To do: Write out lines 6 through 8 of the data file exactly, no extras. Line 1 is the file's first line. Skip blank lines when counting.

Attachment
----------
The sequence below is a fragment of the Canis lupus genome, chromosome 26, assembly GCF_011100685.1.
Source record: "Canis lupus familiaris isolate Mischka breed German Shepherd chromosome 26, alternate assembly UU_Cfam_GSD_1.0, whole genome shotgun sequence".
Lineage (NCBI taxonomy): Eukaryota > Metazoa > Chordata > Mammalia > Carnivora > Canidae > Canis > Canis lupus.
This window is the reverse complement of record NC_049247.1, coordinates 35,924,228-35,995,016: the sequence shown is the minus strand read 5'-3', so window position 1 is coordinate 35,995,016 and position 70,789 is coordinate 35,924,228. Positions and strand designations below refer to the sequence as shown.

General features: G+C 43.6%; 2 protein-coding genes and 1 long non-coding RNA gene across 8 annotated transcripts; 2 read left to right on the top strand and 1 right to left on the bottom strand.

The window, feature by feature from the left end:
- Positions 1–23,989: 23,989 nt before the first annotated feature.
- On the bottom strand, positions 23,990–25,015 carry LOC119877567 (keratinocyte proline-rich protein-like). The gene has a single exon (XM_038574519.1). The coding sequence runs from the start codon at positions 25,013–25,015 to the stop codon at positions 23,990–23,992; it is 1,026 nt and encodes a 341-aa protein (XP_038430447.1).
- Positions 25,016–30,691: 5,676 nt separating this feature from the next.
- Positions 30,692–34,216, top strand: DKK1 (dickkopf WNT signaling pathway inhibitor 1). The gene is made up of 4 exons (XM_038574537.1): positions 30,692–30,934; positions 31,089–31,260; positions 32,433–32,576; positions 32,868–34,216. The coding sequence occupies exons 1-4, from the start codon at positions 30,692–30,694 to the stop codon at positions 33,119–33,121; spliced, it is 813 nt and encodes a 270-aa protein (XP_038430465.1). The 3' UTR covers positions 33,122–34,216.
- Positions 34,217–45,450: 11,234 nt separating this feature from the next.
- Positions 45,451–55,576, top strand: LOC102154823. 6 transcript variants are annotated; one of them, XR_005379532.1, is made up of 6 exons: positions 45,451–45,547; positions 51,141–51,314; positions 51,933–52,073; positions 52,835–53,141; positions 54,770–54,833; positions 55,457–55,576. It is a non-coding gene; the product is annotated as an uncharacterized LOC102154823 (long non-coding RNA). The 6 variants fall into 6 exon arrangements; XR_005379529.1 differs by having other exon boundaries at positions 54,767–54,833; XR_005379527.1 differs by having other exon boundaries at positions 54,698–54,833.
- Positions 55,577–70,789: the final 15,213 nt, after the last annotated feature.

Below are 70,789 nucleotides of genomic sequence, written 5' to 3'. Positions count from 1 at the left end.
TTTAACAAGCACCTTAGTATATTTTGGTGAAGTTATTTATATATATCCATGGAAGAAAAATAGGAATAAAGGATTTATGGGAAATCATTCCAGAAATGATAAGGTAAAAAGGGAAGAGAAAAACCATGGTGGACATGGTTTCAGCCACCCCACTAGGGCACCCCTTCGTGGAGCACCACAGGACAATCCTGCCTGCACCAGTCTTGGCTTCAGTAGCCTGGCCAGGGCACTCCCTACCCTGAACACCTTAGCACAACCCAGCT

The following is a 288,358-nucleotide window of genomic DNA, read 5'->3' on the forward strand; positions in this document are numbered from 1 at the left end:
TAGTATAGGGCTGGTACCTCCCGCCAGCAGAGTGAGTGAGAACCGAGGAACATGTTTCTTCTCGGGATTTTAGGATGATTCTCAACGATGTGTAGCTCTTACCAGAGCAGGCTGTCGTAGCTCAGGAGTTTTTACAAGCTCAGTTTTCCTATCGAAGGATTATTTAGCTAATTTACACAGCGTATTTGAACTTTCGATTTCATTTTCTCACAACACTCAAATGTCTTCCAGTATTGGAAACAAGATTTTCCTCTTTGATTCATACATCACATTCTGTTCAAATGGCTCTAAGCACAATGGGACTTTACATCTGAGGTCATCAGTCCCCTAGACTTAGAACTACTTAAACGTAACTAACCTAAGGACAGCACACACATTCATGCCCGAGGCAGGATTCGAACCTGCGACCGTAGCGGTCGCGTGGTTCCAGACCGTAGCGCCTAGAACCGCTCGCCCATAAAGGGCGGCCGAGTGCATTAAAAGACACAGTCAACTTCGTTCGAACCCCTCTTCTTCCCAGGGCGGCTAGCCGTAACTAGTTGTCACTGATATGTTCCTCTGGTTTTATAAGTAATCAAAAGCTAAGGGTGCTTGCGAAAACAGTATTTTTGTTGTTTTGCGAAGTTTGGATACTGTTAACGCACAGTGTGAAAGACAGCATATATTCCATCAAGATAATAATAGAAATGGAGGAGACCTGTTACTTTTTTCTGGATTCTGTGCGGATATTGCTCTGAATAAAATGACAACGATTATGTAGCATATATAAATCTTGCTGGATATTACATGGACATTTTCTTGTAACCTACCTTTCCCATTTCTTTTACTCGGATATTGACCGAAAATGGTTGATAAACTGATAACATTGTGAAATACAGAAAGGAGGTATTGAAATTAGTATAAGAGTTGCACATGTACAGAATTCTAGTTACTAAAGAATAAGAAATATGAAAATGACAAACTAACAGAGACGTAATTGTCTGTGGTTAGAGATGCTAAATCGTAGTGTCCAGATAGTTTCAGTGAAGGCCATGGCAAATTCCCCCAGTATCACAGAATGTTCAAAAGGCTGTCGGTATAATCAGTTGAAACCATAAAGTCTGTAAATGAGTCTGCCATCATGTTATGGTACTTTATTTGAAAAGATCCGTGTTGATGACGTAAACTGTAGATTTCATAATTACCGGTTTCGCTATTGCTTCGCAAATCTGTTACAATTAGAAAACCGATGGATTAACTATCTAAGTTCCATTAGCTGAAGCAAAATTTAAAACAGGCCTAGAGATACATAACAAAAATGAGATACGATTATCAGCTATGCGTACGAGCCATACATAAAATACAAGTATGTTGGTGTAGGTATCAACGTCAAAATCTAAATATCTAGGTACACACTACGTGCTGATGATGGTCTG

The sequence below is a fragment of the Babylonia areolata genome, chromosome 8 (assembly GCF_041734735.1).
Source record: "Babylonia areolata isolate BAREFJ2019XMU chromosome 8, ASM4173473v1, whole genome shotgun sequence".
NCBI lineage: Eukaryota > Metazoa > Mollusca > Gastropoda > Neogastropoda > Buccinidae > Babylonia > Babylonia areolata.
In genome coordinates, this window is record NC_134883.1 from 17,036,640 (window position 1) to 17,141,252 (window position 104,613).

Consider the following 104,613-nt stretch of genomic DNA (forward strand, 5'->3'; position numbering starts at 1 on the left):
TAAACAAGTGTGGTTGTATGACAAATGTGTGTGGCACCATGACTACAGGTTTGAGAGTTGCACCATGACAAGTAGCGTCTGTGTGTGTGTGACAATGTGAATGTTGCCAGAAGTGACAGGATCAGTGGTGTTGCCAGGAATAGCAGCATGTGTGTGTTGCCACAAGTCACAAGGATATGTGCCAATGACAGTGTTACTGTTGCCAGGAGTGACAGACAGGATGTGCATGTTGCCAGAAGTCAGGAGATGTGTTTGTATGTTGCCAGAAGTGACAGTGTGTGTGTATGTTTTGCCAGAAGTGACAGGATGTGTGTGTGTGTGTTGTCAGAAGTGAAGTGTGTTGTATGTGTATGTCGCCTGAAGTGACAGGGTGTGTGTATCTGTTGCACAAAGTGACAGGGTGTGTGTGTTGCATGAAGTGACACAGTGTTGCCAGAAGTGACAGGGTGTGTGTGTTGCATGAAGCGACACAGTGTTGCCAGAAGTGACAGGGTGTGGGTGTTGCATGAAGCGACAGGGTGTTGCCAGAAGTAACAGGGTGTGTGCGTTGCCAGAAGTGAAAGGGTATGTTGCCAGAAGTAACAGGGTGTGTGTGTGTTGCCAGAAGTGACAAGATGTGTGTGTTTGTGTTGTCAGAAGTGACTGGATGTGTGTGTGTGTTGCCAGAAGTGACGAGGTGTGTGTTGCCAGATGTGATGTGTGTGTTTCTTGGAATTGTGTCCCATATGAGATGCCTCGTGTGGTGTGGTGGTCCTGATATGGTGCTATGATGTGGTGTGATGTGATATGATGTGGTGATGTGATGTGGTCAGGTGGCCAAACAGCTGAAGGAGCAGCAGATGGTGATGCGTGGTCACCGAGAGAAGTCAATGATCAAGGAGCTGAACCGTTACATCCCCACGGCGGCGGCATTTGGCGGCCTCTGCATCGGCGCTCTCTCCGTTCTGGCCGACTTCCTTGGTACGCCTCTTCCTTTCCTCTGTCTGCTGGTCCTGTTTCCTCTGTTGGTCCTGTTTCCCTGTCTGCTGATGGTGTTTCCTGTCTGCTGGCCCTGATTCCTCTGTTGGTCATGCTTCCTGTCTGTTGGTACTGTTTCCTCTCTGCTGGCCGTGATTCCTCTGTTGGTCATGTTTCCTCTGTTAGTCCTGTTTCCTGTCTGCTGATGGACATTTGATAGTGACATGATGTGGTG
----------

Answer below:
The window, feature by feature from the left end:
- Positions 1–23,989: 23,989 nt before the first annotated feature.
- On the bottom strand, positions 23,990–25,015 carry LOC119877567 (keratinocyte proline-rich protein-like). The gene has a single exon (XM_038574519.1). The coding sequence runs from the start codon at positions 25,013–25,015 to the stop codon at positions 23,990–23,992; it is 1,026 nt and encodes a 341-aa protein (XP_038430447.1).